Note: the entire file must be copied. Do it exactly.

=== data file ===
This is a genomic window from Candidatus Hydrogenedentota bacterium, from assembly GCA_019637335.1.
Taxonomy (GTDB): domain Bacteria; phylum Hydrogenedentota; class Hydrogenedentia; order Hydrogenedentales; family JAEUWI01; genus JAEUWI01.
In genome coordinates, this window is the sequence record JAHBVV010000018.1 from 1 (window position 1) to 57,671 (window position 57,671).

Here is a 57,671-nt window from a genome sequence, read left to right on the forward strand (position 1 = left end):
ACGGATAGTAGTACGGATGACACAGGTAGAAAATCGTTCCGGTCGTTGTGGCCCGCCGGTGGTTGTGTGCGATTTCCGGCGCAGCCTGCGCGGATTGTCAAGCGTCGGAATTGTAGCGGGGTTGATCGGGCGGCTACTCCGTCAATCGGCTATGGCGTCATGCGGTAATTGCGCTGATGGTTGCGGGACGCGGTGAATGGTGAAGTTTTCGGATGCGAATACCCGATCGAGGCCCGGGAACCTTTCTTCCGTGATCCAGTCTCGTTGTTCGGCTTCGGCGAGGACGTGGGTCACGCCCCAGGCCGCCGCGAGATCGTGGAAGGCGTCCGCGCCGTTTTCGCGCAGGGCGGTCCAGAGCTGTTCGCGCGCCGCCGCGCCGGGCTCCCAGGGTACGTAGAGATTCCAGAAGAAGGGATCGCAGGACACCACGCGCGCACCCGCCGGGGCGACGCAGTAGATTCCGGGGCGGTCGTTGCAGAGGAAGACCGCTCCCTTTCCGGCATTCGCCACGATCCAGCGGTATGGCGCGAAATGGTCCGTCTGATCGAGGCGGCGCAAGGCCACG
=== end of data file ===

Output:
This is a genomic window from Candidatus Hydrogenedentota bacterium, from assembly GCA_019637335.1.
Taxonomy (GTDB): domain Bacteria; phylum Hydrogenedentota; class Hydrogenedentia; order Hydrogenedentales; family JAEUWI01; genus JAEUWI01.
In genome coordinates, this window is the sequence record JAHBVV010000018.1 from 1 (window position 1) to 57,671 (window position 57,671).

Here is a 57,671-nt window from a genome sequence, read left to right on the forward strand (position 1 = left end):
ACGGATAGTAGTACGGATGACACAGGTAGAAAATCGTTCCGGTCGTTGTGGCCCGCCGGTGGTTGTGTGCGATTTCCGGCGCAGCCTGCGCGGATTGTCAAGCGTCGGAATTGTAGCGGGGTTGATCGGGCGGCTACTCCGTCAATCGGCTATGGCGTCATGCGGTAATTGCGCTGATGGTTGCGGGACGCGGTGAATGGTGAAGTTTTCGGATGCGAATACCCGATCGAGGCCCGGGAACCTTTCTTCCGTGATCCAGTCTCGTTGTTCGGCTTCGGCGAGGACGTGGGTCACGCCCCAGGCCGCCGCGAGATCGTGGAAGGCGTCCGCGCCGTTTTCGCGCAGGGCGGTCCAGAGCTGTTCGCGCGCCGCCGCGCCGGGCTCCCAGGGTACGTAGAGATTCCAGAAGAAGGGATCGCAGGACACCACGCGCGCACCCGCCGGGGCGACGCAGTAGATTCCGGGGCGGTCGTTGCAGAGGAAGACCGCTCCCTTTCCGGCATTCGCCACGATCCAGCGGTATGGCGCGAAATGGTCCGTCTGATCGAGGCGGCGCAAGGCCACG